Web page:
Tuesday, December 8, 2009

Projection: 141 CPC, 89 LPC, 50 BQ, 28 NDP

There haven't been a lot of polls, but quite some time has passed. Also, with a new month means new values for older polls. So we do get some changes.This is significant, because it bumps the Conservatives up to 141 seats and qualifies them for what I call a Strong Minority Government. Why? Because now the second and third parties, the Liberals and the Bloc Quebecois, are unable to out-vote the government by themselves. The combined Liberal and Bloc total is now 139 seats.

The Conservatives had a decent two week period, picking up a seat in the Prairies and in Atlantic Canada. Their biggest gain comes in Quebec, where they are up 0.5 points. They've also gained 0.2 points in Atlantic Canada and 0.1 points in British Columbia and the North. They are stable in Alberta but have actually dropped 0.1 points in Ontario. Nationally, they are up 0.1 points to 36.5%.

The Liberals did not have a good two-weeks, though it could've been worse. They're down a seat in the Prairies and Quebec, and down 0.2 points nationally to 28.4%. They did not make any gains anywhere, but suffered no losses in Alberta and - more importantly - Ontario. They dropped 0.1 points in the North and Atlantic Canada, 0.2 points in the Prairies, 0.3 points in British Columbia, and a whopping 0.8 points in Quebec.

The Bloc performed well, gaining 0.2 points in Quebec and a seat. They are now at 50 seats and 37.4% in the province. Nationally, though it doesn't really mean anything, they are up 0.1 points.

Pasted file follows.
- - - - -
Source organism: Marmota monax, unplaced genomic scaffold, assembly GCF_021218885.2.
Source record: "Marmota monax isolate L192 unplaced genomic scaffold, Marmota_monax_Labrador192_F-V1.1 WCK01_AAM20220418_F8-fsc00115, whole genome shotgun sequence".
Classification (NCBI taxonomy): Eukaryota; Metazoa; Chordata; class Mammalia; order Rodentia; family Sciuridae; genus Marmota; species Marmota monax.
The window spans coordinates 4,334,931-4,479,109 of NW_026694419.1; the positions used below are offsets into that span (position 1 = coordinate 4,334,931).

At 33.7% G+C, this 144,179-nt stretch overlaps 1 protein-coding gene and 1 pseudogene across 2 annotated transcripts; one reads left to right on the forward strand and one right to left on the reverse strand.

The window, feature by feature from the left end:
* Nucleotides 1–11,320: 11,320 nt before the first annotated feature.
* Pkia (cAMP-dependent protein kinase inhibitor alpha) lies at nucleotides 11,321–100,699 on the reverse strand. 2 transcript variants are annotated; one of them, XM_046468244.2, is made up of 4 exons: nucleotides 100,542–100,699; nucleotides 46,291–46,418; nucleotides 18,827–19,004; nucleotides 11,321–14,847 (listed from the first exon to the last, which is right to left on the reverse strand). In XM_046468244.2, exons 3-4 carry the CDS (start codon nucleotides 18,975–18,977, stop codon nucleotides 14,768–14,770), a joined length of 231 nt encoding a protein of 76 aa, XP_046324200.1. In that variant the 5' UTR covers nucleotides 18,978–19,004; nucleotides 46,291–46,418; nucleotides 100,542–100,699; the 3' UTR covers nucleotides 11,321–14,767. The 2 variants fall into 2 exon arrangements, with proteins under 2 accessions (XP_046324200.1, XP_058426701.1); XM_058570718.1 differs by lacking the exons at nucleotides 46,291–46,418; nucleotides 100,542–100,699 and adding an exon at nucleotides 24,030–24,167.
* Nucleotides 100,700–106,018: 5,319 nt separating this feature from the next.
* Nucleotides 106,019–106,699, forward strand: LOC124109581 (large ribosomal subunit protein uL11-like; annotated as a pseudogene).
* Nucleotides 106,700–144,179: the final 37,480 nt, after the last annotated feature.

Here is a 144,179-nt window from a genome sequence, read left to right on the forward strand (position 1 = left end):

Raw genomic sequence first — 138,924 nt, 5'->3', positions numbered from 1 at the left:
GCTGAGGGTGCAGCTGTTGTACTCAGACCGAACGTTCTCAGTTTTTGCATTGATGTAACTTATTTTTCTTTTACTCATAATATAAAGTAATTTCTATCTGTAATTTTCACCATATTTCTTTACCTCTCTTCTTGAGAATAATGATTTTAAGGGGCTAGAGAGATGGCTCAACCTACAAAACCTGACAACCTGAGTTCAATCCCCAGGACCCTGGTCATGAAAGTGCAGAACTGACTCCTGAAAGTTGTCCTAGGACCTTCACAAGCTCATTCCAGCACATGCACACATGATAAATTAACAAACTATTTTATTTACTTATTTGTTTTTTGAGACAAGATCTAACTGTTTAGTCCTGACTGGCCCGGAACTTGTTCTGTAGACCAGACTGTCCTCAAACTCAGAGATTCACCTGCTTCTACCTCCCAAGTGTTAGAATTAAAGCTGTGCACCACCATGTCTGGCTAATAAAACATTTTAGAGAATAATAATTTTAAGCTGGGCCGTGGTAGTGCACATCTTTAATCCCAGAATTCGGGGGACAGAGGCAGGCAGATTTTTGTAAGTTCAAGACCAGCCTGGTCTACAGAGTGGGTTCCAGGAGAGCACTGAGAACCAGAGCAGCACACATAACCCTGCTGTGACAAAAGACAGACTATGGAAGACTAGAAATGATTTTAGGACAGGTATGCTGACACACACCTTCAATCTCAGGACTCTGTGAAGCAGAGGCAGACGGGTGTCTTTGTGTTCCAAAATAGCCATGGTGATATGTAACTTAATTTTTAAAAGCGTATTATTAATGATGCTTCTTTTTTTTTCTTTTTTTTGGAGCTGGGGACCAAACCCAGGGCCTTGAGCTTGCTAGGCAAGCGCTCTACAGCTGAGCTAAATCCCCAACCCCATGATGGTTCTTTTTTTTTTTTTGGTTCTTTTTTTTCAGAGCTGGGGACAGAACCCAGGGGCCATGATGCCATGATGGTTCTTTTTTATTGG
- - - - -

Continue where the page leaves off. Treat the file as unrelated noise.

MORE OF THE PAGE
The NDP lose a seat in Atlantic Canada, but were otherwise pretty stable. They gained 0.3 points in the Prairies and 0.2 points in Ontario and Quebec. Those last two are good signs for the party. They were stable in Atlantic Canada, the North, and British Columbia, but lost 0.1 points in Alberta.

Finally, the Greens did not move much, though they are up 0.2 points nationally. They gained 0.1 points in British Columbia, Alberta, and the North. They were stable in Ontario but lost 0.1 points in the Prairies and Quebec and 0.3 points in Atlantic Canada.

Despite some major issues (Copenhagen and Afghanistan), the Conservatives have managed to stabilise their position. The Liberals aren't gaining any ground but seem to have slowed their decline. The NDP is also making baby-steps forward, despite the seat loss in this projection (which actually has more to do with Conservative gains in Atlantic Canada than NDP losses). The Bloc is slowly moving upwards at the expense of the Liberals while the Greens are not making their presence felt anywhere.

It looks like status quo after a year of this Parliament. Undoubtedly there will be little change over Christmas.